Imagine a person who is confined to a wheelchair and can’t walk and a mixed reality game is taking place outdoors that requires a lot of navigation through the streets. This is not the type of experience that might be accessible for a large portion of handicapped people.

Imagine a person who is visually-impair yet this person still wants to be able to take part in the experience. Now I am not talking about color-blind, but people who literally can’t see.

Let’s look at an example not related to AR/VR. Let’s take the popular game Fortnite by Epic Games as an example. Imagine a person who heard about Fortnite, this person is blind. For obvious reasons, playing a game in any of the available options is completely inaccessible to that person. If we could provide a way, unique interface design for blind people to take part in the game and have an effect on it, it would be amazing.

This, of course, need to be designed carefully because the controls need to be designed while understanding a blind person limitations. I am not an expert in that field, but I can give a rough example. Imagine the blind persos, let’s call him Josh. Josh can control a flying drone with a joystick. His goal is to fly (or move on the ground if it’s a small ground vehicle) and help this squad to detect enemies. The drone has very good ability to detect sounds and distinguish between sounds of his teammates and the enemy. Josh uses the joystick while listening to the sound in the environment. If a voice is detected, Josh can send a signal to his teammates of the location of the enemy. The enemy, on the other hand, can shoot the drone down. Josh needs to be careful so the drone won’t get shot. He can hear the sounds of the shots and can maneuver the drone around. If the drone intersects with a building or something haptic feedback and sound is heard.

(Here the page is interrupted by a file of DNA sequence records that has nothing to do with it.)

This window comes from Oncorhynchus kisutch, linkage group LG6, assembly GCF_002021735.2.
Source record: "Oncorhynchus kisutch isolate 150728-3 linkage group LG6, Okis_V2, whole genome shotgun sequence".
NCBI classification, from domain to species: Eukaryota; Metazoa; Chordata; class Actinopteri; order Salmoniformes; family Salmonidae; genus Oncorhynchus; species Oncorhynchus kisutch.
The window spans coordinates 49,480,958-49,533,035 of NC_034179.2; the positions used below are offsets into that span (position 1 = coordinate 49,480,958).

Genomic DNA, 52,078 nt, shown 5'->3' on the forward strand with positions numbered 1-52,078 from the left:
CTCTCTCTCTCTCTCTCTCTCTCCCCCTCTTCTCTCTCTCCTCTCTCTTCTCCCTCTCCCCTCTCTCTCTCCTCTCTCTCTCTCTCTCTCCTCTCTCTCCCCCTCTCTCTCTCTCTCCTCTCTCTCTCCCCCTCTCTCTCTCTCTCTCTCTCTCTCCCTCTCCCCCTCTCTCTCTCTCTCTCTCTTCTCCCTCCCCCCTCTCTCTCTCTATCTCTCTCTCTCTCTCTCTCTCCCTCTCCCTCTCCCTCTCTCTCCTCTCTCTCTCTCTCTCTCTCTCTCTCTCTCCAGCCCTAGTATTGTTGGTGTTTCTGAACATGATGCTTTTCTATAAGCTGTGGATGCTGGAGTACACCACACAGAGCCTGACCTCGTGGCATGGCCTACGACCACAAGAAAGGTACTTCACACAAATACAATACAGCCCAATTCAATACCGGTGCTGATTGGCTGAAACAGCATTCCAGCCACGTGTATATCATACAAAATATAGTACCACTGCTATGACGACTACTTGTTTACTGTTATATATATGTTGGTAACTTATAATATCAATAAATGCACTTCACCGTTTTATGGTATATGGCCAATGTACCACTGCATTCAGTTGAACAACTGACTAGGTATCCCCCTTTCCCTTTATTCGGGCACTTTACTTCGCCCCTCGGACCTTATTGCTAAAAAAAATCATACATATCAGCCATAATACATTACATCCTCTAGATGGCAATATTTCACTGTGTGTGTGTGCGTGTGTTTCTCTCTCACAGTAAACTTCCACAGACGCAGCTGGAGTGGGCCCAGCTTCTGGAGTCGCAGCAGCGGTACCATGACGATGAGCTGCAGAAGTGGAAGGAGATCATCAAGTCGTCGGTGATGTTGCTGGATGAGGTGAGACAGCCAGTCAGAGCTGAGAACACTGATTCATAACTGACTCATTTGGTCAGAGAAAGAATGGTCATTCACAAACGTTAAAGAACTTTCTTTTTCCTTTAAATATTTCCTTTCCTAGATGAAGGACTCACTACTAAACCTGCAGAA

We can also add some features of allowing for an autopilot for a different location or if the Josh wants to team up with his squad with voice recognition, he can say a command like “Join team” and the drone will automatically fly there.

This way, Josh can play with his friends and enjoy playing a game and socialize with other players. This is just a simple idea, of course, you can make something of your own and there are unlimited ways to create unique and compelling gameplay experiences that can allow both disabled people enjoy playing games with those who are not disabled.

This is something that I want to see now and in the future. I want developers to unite all gamers, regardless of their disabilities and allow everyone to participate in an online game.

There are of course accessories that allow people with disabilities to play standard games, which is great, but we need to think of ways where we can offer people with disabilities a way to play a game without buying any additional accessory if possible, or if it is required, have this accessory available so they can play a popular title with their friends and feel part of the excitement and not feel that they are left out because of their disabilities.

In future articles I will bring many more ideas about how this can be implemented but I need to spend more time reading about this accessibility topic so I can provide you with accurate data, statistic and ways to implement it for different types of games, with emphasize on AR/MR games, but also for standard games as well.

If you solve some of this probably regarded accessibility, you already improve the usability of the app altogether and allow people that don’t necessarily have any disabilities to enjoy the gameplay experience when they can attend the AR/MR game in the original way it was meant to be played. More on this topic in a separate article.


Maybe a conclusion isn’t the right word because I still yet a lot that I want to talk about, and I will do this in future articles.

I want questions to be raised, ideas to be discussed, people better understanding that other person who want to take part of a great game but can’t, especially in times where many MR experiences will be taken place outdoors. It mmight not be that hard as you might think to implement features that can allow people with disabilities take an active part of the gameplay experience.

I did want to open this topic because I already see part of that picture of developers making great mixed reality applications for AR glasses and mobile AR and I I want to make sure that these topic are mentioned and discussed so we can create better gameplay experiences that more people can enjoy and take part of.

If you enjoy this article and find it interesting and useful, please help spread the word among fellow developers. Thanks so much for reading.